Let’s conclude that conversation with the soon to retire chief curator of painting and sculpture at New York’s Museum of Modern Art.
LACAYO: MoMA is always criticized for not staying hot on the trail of contemporary art. Recently your museum hired Kathy Halbreich, the former director of the Walker Art Center in Minneapolis, to become MoMA’s first associate director, mostly to keep the museum current on new developments. Is this the presumed future management structure for MoMA, with a contemporary specialist in a high position, or even two heads of each department?
ELDERFIELD: This idea of having two heads of painting and sculpture had been voiced earlier. Clearly it’s coming up again. But I believe that there’s a strong feeling that it’s impossible to do, or would be inappropriate to do. The only way would be to create a department of contemporary art, but that would make all the heads of departments — painting and sculpture, prints, photography, etc. — it would make them all historical departments. The dialogue between the historical and contemporary has been thought over ever since MoMA started. It’s just built into the institution.
Perhaps things could be done better if all of the departments didn’t have a kind of split consciousness. But equally I think it’s good that people within each of the departments who are working on contemporary art have to justify what they are doing within departments whose mandate is broader. People here understand that when they propose acquisitions for the collection, those will go in among Cezanne and Matisse. Conversely, when they propose historical shows they have to face that these shows can’t just be archeological, they have to speak to us now. That’s healthy, but it’s difficult.
But having somebody like Kathy to coordinate activities in the contemporary area is a good idea. The Modern shouldn’t be a kunsthalle or a contemporary museum. But neither should it be a Frick of the Modern. It should be both. The exhibition work in areas of the past continues and needs to continue because each generation needs to be reminded of things. We’ve seen all of these things. But the kids in their twenties haven’t.
LACAYO: What were you proudest of doing here in the years since you were named chief curator of painting and sculpture in 2003.
ELDERFIELD: I know that [Elderfield’s predecessor] Kirk Varnedoe came to the the job wanting to do a series of three shows of relatively recent Americans, Pollock, Johns and Twombly, which he did do. I felt quite early on that I also wanted do three big exhibitions: Schwitters, which I did in the ’80s, Matisse in the ’90s and now de Kooning. But I’m also particularly proud of the three shows I did in the last year and a half. As they all came in I realized that they comprised a kind of manifesto.
The first one, “Manet and the Execution of Maximilian,” was really my way of saying, “Okay, the museum’s collections and programs traditionally start in 1880, but why does that have to be? If things from an earlier period are relevant to now, the museum should do them.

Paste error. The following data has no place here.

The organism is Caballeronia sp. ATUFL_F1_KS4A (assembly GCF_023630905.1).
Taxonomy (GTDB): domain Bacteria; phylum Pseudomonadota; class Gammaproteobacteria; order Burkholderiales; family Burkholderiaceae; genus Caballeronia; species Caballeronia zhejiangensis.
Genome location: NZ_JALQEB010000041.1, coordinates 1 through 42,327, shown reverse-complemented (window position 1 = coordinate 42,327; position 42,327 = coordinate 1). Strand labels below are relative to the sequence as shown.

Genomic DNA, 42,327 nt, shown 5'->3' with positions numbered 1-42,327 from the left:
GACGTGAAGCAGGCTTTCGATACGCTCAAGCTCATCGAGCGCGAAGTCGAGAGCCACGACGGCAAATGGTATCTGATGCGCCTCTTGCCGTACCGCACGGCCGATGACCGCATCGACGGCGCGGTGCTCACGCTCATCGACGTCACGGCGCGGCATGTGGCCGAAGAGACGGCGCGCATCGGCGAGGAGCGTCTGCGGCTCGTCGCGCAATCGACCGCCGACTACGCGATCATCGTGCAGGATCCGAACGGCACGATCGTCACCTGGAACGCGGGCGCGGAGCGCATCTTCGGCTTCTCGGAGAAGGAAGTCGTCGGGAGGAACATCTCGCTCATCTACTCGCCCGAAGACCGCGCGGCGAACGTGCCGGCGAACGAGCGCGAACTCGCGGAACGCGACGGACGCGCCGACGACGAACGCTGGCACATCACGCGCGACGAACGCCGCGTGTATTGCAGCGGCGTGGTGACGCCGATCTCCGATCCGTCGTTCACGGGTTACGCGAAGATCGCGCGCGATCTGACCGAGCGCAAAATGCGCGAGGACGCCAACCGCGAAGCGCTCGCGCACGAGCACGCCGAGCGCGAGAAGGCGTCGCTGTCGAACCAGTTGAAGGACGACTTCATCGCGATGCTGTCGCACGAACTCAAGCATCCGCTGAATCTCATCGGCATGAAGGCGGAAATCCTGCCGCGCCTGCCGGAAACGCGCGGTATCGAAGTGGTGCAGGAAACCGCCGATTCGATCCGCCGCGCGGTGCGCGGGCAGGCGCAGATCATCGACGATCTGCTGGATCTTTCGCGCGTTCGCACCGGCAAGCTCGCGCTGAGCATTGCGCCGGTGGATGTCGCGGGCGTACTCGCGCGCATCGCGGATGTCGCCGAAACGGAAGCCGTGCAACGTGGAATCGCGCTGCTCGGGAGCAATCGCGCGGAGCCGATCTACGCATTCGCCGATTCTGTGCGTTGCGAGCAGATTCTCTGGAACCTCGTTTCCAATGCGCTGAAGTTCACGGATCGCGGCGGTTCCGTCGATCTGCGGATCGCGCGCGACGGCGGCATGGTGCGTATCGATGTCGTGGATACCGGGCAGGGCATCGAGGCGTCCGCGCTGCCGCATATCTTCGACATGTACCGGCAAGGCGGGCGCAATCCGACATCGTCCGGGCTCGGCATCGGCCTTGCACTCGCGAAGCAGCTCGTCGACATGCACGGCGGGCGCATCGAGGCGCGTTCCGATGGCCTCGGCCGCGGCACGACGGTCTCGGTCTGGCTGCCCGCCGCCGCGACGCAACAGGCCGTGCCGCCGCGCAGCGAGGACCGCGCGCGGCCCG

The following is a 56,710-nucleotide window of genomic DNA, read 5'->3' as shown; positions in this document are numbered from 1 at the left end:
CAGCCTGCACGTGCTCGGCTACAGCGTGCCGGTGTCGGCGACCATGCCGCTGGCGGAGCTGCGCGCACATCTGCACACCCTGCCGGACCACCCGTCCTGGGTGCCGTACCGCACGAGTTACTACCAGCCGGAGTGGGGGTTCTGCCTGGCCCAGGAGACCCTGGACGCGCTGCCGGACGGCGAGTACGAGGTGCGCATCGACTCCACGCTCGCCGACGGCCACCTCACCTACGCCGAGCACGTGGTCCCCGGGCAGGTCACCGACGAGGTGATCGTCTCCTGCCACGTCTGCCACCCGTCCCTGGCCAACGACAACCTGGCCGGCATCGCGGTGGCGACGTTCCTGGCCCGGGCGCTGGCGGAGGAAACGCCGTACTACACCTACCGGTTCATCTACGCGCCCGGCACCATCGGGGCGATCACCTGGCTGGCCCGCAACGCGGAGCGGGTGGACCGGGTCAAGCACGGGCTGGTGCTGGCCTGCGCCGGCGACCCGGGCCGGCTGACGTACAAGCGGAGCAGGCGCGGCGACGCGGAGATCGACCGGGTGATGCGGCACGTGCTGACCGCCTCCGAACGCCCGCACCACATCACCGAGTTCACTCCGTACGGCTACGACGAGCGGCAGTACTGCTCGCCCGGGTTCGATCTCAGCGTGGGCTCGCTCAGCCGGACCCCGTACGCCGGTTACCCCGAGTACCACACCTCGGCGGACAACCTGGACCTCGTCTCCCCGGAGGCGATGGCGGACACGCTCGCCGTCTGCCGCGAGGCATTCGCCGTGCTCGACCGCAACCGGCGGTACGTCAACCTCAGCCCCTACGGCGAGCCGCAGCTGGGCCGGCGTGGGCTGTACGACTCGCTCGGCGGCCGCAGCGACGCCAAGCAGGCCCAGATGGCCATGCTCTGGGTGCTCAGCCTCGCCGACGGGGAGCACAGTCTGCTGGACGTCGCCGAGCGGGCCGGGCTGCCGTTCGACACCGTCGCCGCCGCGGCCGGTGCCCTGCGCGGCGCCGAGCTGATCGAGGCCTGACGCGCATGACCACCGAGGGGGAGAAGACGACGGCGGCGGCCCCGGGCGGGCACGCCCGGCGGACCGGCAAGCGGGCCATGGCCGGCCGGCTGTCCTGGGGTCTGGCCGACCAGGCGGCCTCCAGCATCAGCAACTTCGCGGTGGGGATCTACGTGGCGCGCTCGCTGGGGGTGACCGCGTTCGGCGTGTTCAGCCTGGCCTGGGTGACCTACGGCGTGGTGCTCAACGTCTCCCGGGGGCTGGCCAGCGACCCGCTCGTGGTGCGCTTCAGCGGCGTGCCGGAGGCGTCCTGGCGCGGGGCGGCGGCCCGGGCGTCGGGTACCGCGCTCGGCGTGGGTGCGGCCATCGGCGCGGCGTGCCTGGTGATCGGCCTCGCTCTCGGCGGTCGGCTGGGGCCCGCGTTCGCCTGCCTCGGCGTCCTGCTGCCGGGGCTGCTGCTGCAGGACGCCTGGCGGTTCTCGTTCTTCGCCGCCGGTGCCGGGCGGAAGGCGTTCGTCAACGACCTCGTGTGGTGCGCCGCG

The second thing, and this is what the [Venezuelan painter] Armando Reveron show was all about, is that the Modern has really got to work outside the traditional canon. I particularly wanted to do a monographic show, because doing survey shows is the easy way out, particularly with Latin America. Who would do a show called “European Art”?
And the third was Martin Puryear, a really great mid-to-late career artist, but one who is not part of what you might call “the entertainment industry,” who doesn’t have the biggest dealers in the world. And in its contemporary programs I feel it’s really important that the museum asserts its independence [from that]. As we know, the same people are always being done all over the world. Everyone talks about how we’re in this new pluralistic era in art but we’re not. In some ways it’s more conformist now than ever. Whether this will change when the market bubble bursts I don’t know. But it’s really important that there should be a culture that encourages independent thinking.
LACAYO: Are there things that you feel still need to be done here?
ELDERFIELD: There’s a lot of things relating to the collection. Over the past few years I’ve been doing a big review of our holdings. With American artists in the ’60s the museum bought early work, with European artists they bought late work. There are some 60’s artists whose career weren’t followed and need to be. We don’t have late Flavin.
LACAYO: What is the acquisition budget for your department?
ELDERFIELD: We have dues paid by the committee members plus interest from the endowment. That produces about $2 million a year.
LACAYO: So for something as expensive as Jasper John’s Diver, do you go back to your trustees and ask for more money?
ELDERFIELD: Yes, and for works of historical importance we allow ourselves to deaccession. For Diver, [Robert Rauschenberg’s] Rebus, we did both things, going to the trustees and also deaccessioning. But I wouldn’t be comfortable selling something from the teens to buy something from the 1980s. If you look at Barr’s book Painting and Sculpture from the Museum of Modern Art, at the back there’s a list of works that were sold from the Lillie Bliss Collection — that’s the founding collection — and of works which were bought with the proceeds. You go through this and [see some of the purchases] and you think, Really? The conclusion you take away is that it’s extremely dangerous to sell historical work to buy newer ones. With contemporary things it’s better to wait, even if you have to pay higher prices, because you’re more likely to get things you’ll want to keep.